There is this coil of excitement in the pit of one’s stomach when you suddenly come across the authors and shows and games and toys that each had their own fleeting part in the formation of who you’ve come to be. Or, at the very least, provided you some company, comfort or entertainment growing up.
Life moves so quickly that before you know it, the simple and little joys you reveled in get replaced by fears, concerns and anxieties of the working, adult world. The innocence of childhood replaced by the burden of the overcomplication that we call Adulthood.
Technology changes so quickly I fear books and simple toys (kaleidoscopes! Etch-a-sketches, marbles and jacks, crayons and plastic animals and paper planes! All those days my brother and cousins and I made and flew just paper planes… ) are too quickly becoming replaced by apps and shiny video games that dictate how children should think, see, imagine and create; replaced by games which constrain the limits of imagination to that of a finite number of scenarios which may fall within the parameters of the product.
There’s a lot to be said for the uncomplicated simplicity of a piece of Lego. For a plain building block. For a piece of paper and a crayon. For mud, rocks and a handful of twigs.
Call me a stickler for the good old days but the older I get, the more I feel it is a necessity for me to retain the simple joys of my childhood and remember the times when the small things, the uncomplicated wonders a seven year old could wonder, still apply today (and still will decades from now). And if I am lucky to have kids of my own one day, I’ll have a happy stash of “ancient” playthings and books they will hopefully come to cherish as well.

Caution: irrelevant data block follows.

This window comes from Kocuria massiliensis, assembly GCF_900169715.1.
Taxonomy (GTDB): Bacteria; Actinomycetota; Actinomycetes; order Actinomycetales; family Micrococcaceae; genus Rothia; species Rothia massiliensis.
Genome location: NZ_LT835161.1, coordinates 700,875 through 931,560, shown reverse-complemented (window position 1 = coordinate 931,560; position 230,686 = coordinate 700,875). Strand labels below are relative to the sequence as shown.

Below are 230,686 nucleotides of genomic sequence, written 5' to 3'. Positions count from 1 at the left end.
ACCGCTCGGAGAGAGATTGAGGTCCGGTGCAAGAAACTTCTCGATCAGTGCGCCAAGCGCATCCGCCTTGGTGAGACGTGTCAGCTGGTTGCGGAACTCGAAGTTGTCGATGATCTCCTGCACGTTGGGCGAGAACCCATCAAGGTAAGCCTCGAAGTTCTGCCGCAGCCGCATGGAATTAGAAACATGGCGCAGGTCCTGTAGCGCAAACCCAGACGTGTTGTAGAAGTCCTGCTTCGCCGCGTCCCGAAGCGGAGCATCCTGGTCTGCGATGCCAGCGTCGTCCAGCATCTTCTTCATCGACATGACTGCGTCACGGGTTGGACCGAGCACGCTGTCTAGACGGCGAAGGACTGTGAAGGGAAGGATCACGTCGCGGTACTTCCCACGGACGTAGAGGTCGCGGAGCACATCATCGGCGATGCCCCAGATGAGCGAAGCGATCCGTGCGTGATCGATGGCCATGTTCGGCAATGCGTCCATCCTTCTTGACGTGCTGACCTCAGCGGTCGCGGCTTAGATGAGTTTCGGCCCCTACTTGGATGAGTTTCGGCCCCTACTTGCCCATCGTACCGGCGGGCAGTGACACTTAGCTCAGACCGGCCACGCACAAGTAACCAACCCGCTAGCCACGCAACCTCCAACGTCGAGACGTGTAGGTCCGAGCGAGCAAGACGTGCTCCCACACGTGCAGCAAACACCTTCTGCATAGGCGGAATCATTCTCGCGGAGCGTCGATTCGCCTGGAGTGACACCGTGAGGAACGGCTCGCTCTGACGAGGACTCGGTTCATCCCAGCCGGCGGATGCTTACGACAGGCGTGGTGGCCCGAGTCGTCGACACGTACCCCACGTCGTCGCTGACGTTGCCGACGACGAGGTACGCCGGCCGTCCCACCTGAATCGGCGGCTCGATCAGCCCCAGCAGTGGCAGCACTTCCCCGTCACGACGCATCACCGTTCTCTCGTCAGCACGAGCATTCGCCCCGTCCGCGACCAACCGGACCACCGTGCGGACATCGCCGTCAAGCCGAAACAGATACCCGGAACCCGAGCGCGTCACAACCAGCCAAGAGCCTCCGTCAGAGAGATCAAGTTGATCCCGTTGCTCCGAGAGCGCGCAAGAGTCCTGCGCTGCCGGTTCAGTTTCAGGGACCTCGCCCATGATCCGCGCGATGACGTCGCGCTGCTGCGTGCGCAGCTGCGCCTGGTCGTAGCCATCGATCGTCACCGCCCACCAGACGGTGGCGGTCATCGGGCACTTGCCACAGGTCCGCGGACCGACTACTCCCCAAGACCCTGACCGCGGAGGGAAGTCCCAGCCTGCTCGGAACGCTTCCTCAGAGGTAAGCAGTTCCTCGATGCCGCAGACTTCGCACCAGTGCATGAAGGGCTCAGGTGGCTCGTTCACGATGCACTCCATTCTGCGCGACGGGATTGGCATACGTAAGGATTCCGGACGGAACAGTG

Two months ago, a good friend and I embarked on a short, whirlwind jaunt around the small, oft overlooked country of Bolivia. It was a somewhat random, casually organized trip, planned over one Skype call and via a quick succession of messages on Facebook. We mapped out the cities we wanted to see, assigned an approximate number of days and nights to each destination, booked the first two night’s accommodations…and that was that.
This was the least planned out trip I’ve ever taken…
To a region I had never been to…
Where they speak a language I barely knew or understood.
But I wouldn’t have had it any other way as it was easily one of the best, most exhilarating and breathtaking trips I have ever been on. This was one for the books.
Snapshots from Bolivia:
I’m tired, y’all.
Tired of not fully understanding my French reading. Tired of not having proper time to go the the Rec. Tired of my phone being broken.
Above all, dear reader, I am tired of being a Millennial.
Not because I’m ashamed of my Millennial brothers and sisters. Not because I wish I was born in another era (that’s a whole other story). But because I’m tired of being bashed in popular media.
I read anotherarticle the other day which sarcastically mocked 20-somethings. And it just might have been the straw that broke the 20-something’s back.
Hi, I’m an entitled and broke 20-something and today I’m here to share with you some tips and tricks to grocery shopping on a budget that I’ve picked up over the past year and a half. You see, I graduated college a year and a half ago and, without meal plans or…